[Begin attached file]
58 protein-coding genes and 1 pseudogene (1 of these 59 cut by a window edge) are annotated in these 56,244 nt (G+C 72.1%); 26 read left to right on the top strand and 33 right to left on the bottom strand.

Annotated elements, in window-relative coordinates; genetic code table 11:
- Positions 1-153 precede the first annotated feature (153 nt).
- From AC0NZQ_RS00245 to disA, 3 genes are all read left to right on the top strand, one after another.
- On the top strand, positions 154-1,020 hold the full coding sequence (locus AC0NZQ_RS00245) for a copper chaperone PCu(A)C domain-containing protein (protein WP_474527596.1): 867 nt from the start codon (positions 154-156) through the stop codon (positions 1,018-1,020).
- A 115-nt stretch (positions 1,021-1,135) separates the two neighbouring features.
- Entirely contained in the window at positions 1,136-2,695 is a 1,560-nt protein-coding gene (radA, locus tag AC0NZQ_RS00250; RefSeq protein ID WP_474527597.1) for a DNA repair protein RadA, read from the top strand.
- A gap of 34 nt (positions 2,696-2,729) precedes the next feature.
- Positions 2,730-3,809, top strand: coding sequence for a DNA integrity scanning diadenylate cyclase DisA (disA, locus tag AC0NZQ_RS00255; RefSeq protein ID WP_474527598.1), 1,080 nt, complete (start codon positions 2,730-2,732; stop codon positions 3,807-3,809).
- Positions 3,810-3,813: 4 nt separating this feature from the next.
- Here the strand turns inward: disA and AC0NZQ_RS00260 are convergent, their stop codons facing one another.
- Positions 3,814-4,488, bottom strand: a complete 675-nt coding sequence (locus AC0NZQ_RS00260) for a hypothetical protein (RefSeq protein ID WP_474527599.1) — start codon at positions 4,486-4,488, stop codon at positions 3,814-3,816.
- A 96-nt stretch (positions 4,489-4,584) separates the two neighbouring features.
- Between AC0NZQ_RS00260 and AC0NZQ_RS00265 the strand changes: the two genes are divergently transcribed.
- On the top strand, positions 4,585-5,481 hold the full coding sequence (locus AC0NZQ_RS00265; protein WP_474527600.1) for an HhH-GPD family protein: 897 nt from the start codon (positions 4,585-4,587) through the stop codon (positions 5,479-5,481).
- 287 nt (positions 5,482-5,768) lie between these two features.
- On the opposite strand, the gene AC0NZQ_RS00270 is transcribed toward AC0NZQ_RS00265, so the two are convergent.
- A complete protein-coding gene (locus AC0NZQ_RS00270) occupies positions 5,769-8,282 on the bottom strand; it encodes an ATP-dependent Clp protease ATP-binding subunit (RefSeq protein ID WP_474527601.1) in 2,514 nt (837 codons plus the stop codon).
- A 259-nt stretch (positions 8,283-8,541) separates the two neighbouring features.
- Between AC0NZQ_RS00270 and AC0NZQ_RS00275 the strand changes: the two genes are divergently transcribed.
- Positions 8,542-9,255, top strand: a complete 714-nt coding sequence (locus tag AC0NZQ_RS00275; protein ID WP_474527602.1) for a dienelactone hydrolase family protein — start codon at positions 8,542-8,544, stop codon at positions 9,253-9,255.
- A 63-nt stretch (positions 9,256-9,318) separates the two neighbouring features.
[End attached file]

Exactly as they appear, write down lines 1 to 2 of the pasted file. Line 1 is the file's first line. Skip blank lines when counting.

58 protein-coding genes and 1 pseudogene (1 of these 59 cut by a window edge) are annotated in these 56,244 nt (G+C 72.1%); 26 read left to right on the top strand and 33 right to left on the bottom strand.

Annotated elements, in window-relative coordinates; genetic code table 11: